It’s my pleasure to welcome Sandra Saidak to the blog today. Sandy writes prehistoric fiction, short stories, and fantasy. You can find her at www.sandrasaidak.com, and on Amazon. Her latest book, Keepers of the Ancient Wisdom, is out now, just in time for the holidays. In this book, after more than a year as a slave to the brutal horse nomads, Saidak’s protagonist Kalie returns to the Goddess Lands to face her greatest challenge. Kalie and Riyik must fight enemies from without and within to save their home. As the mounted horde bears down upon them, all Kalie can be certain of is the Goddess Lands will never be the same…
What motivated you to write your first book of prehistoric fiction, Daughter of the Goddess Lands?
I’ve loved prehistory for as long as I can remember. I used to imagine stories to go with the non-fiction I read. When The Clan of the Cave Bear came out, and restarted a genre I hadn’t even known existed, I realized I wasn’t the only one who imagined these stories. Later, as authors like Mary Mackey and Judith Tarr began taking the genre in a new direction, I found
their tales of culture clash between peaceful Goddess worshipers and violent horsemen fascinating and so gripping that I wanted to jump into the books and direct the outcome. That’s when I knew it was time to turn my imaginings into books—and finally make the story come out the way I wanted it to.
What differences did you find in writing your prehistoric series and your fantasy novel, The Seal Queen?Well, for one thing, the research was different. Writing prehistory meant getting some of my favorite books off my bookshelf and fitting my ideas into what was already known (although often debated) by experts in the fields of archeology, anthropology and history. Writing The Seal Queen meant going to the library and reading mythology and folklore until I found the right magical creatures, and one really amazing Irish folktale. I had known there would be seals in the story, and I had assumed they would be selkies (those being the only shapeshifting seals I knew of). But the more I learned about selkies, the less they seemed to fit in with my story. When I discovered the roane, I knew they were exactly what I had been looking for. The other big difference between the two was that Kalie’s Journey grew and evolved over many years, and was influenced by many other authors, while The Seal Queen came to me almost fully formed while I sat on a beach in Capitola for about two hours, just staring at the waves. So: reading what I love to read, sitting on a beautiful beach, staring and waves and daydreaming = research. You can’t beat that!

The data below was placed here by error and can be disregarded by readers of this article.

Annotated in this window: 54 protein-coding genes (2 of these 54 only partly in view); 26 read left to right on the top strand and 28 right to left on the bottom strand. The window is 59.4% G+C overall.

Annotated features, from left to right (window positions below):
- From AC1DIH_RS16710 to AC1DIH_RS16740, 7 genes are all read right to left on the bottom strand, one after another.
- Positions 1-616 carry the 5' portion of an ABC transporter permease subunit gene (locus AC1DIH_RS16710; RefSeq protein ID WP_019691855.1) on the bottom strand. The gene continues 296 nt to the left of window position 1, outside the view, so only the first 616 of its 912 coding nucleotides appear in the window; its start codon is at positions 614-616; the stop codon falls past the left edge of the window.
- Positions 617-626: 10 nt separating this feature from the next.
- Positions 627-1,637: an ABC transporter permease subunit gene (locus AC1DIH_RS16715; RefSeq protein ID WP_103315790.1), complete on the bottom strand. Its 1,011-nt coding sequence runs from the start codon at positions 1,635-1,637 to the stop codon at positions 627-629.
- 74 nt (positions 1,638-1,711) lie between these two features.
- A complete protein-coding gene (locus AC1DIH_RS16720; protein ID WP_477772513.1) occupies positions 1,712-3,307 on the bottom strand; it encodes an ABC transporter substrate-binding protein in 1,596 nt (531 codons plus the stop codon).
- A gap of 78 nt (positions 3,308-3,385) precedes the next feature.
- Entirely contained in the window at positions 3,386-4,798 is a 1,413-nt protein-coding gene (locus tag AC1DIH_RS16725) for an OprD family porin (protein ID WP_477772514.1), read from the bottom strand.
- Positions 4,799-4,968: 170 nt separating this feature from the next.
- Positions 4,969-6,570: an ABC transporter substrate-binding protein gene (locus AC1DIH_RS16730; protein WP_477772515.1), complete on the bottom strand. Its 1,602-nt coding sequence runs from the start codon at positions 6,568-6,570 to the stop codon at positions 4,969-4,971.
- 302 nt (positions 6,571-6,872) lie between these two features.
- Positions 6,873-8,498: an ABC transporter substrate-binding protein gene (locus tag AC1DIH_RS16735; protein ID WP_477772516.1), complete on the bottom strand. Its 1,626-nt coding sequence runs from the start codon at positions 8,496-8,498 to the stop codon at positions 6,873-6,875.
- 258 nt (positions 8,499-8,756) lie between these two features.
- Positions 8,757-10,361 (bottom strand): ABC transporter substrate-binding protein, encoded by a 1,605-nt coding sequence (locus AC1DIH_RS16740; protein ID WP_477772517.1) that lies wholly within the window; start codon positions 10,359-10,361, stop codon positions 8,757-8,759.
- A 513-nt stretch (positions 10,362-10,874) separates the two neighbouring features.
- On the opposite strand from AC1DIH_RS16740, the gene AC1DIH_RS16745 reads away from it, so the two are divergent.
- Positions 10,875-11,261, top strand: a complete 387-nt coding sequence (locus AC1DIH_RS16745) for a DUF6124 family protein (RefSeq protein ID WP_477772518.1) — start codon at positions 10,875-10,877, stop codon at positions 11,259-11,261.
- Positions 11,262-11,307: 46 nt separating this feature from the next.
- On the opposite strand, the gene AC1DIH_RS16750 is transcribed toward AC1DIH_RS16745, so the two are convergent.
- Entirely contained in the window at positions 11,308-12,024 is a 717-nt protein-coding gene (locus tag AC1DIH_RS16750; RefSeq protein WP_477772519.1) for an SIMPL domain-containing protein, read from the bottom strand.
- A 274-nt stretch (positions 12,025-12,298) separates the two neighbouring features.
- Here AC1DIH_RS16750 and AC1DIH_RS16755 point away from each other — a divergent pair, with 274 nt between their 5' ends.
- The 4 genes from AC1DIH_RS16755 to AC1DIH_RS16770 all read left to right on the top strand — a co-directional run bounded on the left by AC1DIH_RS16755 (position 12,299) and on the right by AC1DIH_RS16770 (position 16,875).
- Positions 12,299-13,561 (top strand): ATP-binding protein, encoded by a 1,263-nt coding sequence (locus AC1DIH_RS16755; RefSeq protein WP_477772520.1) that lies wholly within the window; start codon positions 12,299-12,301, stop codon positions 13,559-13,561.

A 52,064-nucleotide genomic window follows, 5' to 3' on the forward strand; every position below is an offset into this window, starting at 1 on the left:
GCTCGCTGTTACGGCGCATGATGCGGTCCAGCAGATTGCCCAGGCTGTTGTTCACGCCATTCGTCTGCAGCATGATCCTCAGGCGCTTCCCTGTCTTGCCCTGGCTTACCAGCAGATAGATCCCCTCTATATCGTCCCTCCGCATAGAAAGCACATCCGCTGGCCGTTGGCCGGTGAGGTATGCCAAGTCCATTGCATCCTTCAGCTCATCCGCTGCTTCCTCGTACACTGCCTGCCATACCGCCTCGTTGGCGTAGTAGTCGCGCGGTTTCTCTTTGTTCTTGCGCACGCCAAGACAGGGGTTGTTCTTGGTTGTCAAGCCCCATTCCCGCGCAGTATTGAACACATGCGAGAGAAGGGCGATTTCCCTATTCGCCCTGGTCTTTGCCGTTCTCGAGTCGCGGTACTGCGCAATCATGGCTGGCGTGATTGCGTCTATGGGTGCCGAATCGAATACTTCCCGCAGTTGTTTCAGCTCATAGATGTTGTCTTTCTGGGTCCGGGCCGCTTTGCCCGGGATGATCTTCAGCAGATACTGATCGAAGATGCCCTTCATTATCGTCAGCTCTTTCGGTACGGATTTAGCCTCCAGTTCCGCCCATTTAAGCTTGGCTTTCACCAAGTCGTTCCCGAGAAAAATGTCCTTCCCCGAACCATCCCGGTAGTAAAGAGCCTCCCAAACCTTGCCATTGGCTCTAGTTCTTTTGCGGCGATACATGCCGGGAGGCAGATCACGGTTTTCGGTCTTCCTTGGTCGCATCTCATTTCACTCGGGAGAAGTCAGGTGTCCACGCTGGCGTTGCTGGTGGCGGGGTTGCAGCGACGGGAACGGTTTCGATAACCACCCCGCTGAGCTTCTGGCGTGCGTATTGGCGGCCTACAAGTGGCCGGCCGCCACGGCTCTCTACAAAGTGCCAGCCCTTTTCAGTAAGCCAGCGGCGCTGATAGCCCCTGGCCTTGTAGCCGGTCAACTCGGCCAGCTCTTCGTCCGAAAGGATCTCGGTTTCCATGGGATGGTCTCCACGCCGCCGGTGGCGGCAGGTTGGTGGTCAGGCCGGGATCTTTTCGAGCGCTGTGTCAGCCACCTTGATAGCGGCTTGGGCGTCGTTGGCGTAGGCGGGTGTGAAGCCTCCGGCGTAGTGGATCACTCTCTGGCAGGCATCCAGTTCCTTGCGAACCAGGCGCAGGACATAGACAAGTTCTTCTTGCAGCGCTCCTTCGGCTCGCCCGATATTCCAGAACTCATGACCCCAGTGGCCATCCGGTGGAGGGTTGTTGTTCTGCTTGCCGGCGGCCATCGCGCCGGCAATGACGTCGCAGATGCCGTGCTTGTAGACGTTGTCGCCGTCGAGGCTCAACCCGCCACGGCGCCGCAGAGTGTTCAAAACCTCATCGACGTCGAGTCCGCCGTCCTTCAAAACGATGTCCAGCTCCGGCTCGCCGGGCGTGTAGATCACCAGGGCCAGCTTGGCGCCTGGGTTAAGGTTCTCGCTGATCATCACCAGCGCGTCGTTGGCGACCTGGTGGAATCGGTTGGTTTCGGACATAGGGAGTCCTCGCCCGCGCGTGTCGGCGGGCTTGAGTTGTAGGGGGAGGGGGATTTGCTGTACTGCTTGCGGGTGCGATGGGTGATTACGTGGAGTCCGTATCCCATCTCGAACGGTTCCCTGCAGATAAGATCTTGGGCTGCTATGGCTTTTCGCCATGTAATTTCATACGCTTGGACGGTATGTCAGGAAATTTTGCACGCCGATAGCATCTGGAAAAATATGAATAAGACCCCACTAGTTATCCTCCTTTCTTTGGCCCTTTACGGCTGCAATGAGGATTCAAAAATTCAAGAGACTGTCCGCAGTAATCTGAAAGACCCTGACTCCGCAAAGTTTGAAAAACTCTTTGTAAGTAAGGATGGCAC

How did you learn your craft?
I took Creative Writing classes in high school and college, and I’ve been fortunate to be part of some really great writers groups and workshops, but I think I’ve learned the most about writing from reading. It was always my favorite pastime. Now I get to count it as work, too. Other than Jean Auel, most of my favorite authors write science fiction and fantasy: Spider Robinson, Orson Scott Card, Zena Henderson and Marion Zimmer Bradley to name a few.
What advice would you give beginning writers?
Write what you love to read. And if no one is writing what you want to read, then you really need to get busy writing that. Because if you want it and it’s not out there, it’s likely other people interested in the subject are out there, waiting for someone to write it. Join a writers group to get advice (and learn how to give it) but don’t listen to anyone who says “there’s no market for that” or “oh, that’s already been done to death, so don’t bother.”
What author would you most like to have dinner with?
If eating snacks in the green room of a science fiction convention counts, then I’ve already done so with three of the authors I’ve listed above! J Of the remaining two, it’s a hard choice. I’ll always regret never having met Zena Henderson when she was alive, but for this scenario, I think I’ll have to go with Jean Auel. There are so many things I love about her books, I could probably discuss them with her all night. Or just listen to whatever she wanted to share about the process of creating them.
What are you working on next?
My next novel will be quite a departure from the other books. I’ll be delving into alternate history with From the Ashes, a novel set in a late twentieth century where Germany won WWII. This novel was inspired by two ideas: first, the very real plan by Heinrich Himmler to create a series of museums of dead races, filled with “artifacts” taken from those killed in the death camps—in the case of Jews, many of those artifacts were books. The second was my own musings about what life would be like for the privileged children of the new world order. Repression breeds rebellion, even among the elite. I asked myself what would happen if some disaffected, angst-ridden college students wandered into one of those museums—and started reading. Without giving away too much, I’ll just mention that young Adolf Goebbels (grandson of Hitler’s Minister of Propaganda) becomes a rabbi. I guess I just can’t get away from history, even when it crosses genre lines.
Thanks for being with us today, Sandy!